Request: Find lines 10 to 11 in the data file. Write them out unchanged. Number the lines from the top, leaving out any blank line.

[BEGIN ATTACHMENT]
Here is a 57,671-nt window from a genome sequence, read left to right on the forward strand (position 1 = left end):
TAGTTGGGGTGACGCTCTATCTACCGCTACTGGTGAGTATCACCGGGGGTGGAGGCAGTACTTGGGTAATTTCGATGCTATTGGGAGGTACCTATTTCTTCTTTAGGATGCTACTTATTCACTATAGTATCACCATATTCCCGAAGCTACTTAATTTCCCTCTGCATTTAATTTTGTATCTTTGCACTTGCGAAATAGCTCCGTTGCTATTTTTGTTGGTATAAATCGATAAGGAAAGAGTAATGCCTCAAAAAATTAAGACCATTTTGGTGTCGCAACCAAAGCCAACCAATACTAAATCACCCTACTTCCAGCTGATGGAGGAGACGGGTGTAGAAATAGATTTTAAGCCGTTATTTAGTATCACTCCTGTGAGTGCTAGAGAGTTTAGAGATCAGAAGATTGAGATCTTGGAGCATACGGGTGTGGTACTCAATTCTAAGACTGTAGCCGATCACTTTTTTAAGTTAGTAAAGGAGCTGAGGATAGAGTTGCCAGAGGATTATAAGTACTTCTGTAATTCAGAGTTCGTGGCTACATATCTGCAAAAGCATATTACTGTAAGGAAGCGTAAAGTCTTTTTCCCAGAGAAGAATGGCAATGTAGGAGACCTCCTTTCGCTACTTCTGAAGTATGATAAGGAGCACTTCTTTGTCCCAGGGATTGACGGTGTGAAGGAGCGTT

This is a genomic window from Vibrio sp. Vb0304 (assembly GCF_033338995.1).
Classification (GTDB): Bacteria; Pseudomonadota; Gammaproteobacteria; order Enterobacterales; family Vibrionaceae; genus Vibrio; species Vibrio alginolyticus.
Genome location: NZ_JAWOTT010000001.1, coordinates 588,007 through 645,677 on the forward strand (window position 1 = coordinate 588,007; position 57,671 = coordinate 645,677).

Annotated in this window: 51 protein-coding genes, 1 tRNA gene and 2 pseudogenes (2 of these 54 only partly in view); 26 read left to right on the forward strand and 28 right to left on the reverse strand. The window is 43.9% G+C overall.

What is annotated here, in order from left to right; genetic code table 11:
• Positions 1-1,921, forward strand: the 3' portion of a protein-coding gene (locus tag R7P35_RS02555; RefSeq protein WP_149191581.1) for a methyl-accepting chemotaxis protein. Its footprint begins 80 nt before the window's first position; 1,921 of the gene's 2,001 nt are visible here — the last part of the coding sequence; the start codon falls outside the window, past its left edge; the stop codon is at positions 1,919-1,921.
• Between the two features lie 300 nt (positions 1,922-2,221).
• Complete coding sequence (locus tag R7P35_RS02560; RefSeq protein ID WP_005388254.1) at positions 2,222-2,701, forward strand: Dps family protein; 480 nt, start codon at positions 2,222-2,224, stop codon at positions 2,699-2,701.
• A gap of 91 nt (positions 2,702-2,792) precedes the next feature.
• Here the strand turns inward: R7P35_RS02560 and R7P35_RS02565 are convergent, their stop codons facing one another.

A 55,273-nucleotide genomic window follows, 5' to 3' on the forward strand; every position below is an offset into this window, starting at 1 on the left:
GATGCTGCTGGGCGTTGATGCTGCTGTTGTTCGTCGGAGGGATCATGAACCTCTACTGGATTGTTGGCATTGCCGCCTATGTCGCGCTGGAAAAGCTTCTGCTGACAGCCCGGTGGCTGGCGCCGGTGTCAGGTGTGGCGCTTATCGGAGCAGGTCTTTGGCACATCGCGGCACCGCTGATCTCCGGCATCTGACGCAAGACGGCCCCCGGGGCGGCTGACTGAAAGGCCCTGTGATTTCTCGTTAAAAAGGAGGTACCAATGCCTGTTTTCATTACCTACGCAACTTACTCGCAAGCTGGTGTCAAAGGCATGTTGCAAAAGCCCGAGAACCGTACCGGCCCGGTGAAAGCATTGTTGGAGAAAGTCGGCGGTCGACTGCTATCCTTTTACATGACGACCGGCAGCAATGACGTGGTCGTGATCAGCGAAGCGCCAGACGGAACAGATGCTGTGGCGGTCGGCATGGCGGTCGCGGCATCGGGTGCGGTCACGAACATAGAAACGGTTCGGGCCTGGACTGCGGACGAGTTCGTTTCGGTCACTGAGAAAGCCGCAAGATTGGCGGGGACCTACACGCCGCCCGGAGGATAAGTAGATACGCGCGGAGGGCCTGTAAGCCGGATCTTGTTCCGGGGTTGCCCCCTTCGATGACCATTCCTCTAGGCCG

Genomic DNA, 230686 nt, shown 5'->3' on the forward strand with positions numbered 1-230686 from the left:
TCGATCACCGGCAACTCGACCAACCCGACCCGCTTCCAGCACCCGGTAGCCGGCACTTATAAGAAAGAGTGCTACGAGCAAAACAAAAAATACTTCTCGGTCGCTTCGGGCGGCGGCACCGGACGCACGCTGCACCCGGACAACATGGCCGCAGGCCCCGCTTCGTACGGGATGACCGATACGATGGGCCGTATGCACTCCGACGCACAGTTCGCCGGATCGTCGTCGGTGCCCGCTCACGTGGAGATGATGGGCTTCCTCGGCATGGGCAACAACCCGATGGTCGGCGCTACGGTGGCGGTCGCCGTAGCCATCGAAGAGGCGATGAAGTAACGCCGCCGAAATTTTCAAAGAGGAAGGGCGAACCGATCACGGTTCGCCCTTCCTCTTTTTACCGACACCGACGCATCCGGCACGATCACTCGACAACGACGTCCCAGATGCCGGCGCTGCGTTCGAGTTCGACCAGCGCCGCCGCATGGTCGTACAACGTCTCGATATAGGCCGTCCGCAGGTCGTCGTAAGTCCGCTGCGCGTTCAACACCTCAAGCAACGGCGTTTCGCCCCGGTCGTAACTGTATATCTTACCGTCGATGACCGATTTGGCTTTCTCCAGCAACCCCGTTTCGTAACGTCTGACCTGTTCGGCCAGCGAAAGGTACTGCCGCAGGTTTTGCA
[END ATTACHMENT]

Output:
• Complete coding sequence (locus tag R7P35_RS02560; RefSeq protein ID WP_005388254.1) at positions 2,222-2,701, forward strand: Dps family protein; 480 nt, start codon at positions 2,222-2,224, stop codon at positions 2,699-2,701.
• A gap of 91 nt (positions 2,702-2,792) precedes the next feature.